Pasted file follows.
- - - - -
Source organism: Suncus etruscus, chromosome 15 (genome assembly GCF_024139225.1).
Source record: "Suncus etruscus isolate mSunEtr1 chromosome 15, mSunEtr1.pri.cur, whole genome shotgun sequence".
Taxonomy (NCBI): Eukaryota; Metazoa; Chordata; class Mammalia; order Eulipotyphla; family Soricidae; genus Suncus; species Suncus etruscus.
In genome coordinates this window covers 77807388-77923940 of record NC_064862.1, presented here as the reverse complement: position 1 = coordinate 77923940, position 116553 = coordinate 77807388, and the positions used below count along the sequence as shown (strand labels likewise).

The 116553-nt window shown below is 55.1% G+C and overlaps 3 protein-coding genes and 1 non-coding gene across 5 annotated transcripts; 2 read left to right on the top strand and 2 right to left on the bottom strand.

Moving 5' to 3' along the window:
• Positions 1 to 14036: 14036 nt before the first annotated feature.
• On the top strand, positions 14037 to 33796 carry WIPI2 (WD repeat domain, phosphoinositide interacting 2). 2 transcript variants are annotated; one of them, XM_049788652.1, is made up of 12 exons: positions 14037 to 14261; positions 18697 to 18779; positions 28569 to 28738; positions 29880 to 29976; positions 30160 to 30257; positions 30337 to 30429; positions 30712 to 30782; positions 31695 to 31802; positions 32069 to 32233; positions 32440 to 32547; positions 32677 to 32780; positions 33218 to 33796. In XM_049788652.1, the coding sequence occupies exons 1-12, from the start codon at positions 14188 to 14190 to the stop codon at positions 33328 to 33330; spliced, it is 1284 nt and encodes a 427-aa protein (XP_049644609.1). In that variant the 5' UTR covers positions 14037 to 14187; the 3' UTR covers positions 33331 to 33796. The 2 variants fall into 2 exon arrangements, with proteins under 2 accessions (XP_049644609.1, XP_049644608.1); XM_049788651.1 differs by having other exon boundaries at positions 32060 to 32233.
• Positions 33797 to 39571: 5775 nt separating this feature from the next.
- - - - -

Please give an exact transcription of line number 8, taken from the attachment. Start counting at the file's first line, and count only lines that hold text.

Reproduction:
• On the top strand, positions 14037 to 33796 carry WIPI2 (WD repeat domain, phosphoinositide interacting 2). 2 transcript variants are annotated; one of them, XM_049788652.1, is made up of 12 exons: positions 14037 to 14261; positions 18697 to 18779; positions 28569 to 28738; positions 29880 to 29976; positions 30160 to 30257; positions 30337 to 30429; positions 30712 to 30782; positions 31695 to 31802; positions 32069 to 32233; positions 32440 to 32547; positions 32677 to 32780; positions 33218 to 33796. In XM_049788652.1, the coding sequence occupies exons 1-12, from the start codon at positions 14188 to 14190 to the stop codon at positions 33328 to 33330; spliced, it is 1284 nt and encodes a 427-aa protein (XP_049644609.1). In that variant the 5' UTR covers positions 14037 to 14187; the 3' UTR covers positions 33331 to 33796. The 2 variants fall into 2 exon arrangements, with proteins under 2 accessions (XP_049644609.1, XP_049644608.1); XM_049788651.1 differs by having other exon boundaries at positions 32060 to 32233.